An American in London, Paley was one of the first to present contemporary art in the East End of the British capital, back in the early 1980s. Since then, Paley has been a real tastemaker, nurturing the careers of the likes of Wolfgang Tillmans, Gillian Wearing, and Liam Gillick. A much respected voice, Paley is also a patron, supporting institutions including the Whitechapel Gallery and Tate.
Now director of the newly opened Van Gogh Foundation in Arles, France, Curiger is one of Parkett magazine’s founders, the publishing director of Tate Etc. She served as a curator at the Kunsthaus Zurich for nearly twenty years, beginning in 1993. In 2011, Curiger curated the 2011 Venice Biennale, which she titled Illuminations.
Pagé served from 1988–2006 as director of the Musee d’Art Moderne de la Ville de Paris. She curated the French Pavilion at the Venice Biennale in 1986, which was awarded the Golden Lion. Presently, she is set to direct the new LVMH museum, due to open in Paris later this year.
Macel has been the chief curator at the Musee National d’Art Moderne – Centre Pompidou since 2000. She was also the curator of the French Pavilion at the 55th Venice Biennale in 2013 and curatorial adviser for Dublin Contemporary 2011.
Director of the Whitechapel Art Gallery since 2003, Iwona Blazwick oversaw the ambitious redevelopment that doubled the space of the London’s best-loved East End institution. Blazwick has been a power player for decades: first at the ICA, where she gave the young Damien Hirst his first solo show back in 1992, and later at Tate, where she was Head of Exhibitions and Display, closely involved with the launch of Tate Modern in 2000.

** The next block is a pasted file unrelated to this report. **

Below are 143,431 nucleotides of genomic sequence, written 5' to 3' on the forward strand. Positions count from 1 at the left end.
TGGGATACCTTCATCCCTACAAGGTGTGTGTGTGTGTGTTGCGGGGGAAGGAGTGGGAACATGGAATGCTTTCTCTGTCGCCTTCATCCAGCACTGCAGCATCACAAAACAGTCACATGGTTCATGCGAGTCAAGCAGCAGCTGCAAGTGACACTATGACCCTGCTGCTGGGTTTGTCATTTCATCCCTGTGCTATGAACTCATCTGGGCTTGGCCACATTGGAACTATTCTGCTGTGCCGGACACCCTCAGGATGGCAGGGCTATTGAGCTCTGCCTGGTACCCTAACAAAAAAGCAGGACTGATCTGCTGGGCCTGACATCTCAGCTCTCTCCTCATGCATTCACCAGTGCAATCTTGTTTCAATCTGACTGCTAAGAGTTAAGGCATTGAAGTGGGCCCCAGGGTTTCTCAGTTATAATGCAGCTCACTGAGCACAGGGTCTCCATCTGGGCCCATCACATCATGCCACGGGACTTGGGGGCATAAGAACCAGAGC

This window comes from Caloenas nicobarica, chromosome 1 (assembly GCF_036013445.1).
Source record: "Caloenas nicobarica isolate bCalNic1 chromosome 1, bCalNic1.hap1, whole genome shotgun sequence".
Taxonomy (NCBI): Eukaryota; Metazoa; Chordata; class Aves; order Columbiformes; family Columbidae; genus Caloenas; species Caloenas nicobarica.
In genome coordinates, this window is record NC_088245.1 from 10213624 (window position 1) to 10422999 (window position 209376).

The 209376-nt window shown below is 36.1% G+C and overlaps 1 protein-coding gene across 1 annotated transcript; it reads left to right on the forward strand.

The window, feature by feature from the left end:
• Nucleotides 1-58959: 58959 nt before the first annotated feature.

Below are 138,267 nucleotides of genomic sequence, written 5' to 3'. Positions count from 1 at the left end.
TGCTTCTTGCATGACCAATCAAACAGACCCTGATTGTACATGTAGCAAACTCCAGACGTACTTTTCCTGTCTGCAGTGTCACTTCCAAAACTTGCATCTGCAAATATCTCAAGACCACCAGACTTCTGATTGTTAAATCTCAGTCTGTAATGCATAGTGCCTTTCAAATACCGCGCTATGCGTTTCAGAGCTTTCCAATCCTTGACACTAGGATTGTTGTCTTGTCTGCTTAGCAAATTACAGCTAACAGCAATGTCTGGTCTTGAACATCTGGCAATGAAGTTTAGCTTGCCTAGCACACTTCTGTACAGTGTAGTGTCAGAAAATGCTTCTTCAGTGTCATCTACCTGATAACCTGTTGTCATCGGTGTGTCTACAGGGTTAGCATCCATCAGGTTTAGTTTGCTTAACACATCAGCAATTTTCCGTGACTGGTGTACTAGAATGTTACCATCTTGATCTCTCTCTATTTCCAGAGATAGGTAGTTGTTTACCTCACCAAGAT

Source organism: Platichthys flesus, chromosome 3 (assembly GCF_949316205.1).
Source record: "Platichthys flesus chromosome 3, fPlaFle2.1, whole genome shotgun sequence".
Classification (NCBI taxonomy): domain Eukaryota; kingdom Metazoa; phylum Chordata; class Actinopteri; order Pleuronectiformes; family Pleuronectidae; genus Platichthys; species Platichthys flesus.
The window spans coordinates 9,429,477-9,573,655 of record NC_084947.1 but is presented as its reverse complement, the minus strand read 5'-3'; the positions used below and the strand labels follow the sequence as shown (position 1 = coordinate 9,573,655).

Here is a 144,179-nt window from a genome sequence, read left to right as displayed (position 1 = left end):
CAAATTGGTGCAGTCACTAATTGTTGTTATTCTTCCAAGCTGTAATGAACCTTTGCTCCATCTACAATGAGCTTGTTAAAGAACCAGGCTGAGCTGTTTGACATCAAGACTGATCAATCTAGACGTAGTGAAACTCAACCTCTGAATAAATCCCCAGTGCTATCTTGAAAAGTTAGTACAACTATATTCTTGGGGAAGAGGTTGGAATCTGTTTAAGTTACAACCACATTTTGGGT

Art collector, patron, author, and editor, Eisler has written on Iranian and Turkish Contemporary art for various international art magazines and exhibition catalogues as well as worked on several books. She is co-chair of the Tate’s Middle East and North Africa Acquisitions Committee and a founding member of the British Museum’s Contemporary and Modern Middle East Acquisitions Committee.
Since taking the helm of Art Brussels two years ago, Gregos has installed a new, up-to-the-moment design for the fair and brought in fresh collector’s, galleries, and artists alike. Where for several years dealers were seen turning away from Brussels in favor of other European spring fairs like ARCO Madrid and Art Cologne, many are now clambering back.
Having formerly worked in galleries and as a VIP director for Art Basel, Karen Boros (née Lohmann) runs Berlin’s infamous, appointment only Boros Bunker together with her husband, Christian Boros. Consistently been overbooked since opening in 2008, the Bunker has become a litmus test for artistic trends on the Berlin circuit. Karen serves as something of a quiet executive, guiding acquisitions and indeed a swath of Berlin’s art scene.
Rose has been the Director of Visual Arts at the British Council since 1994. As such, she has supervised a string of critically-acclaimed commissions for the British Pavilion at the Venice Biennale, including by Tracey Emin, Steve McQueen, and Mike Nelson, which had crowds queuing the whole length of the Giardini. Rose is also Chair of the Selection Committee for the International Venice Biennale of Art and Architecture, as well as the UK representative of UNESCO Cultural Commission.
McCrory is currently the Director of the Glasgow International Festival of Visual Art. Previously, she worked as the curator for Frieze Projects and Films. McCrory is known for her support of and work with emerging, young, and underrepresented artists. She sits on the jury of the 2014 Turner Prize.
Next Market Article
What To Eat During Frieze Week When You’ve Had Your Fill of ArtProceed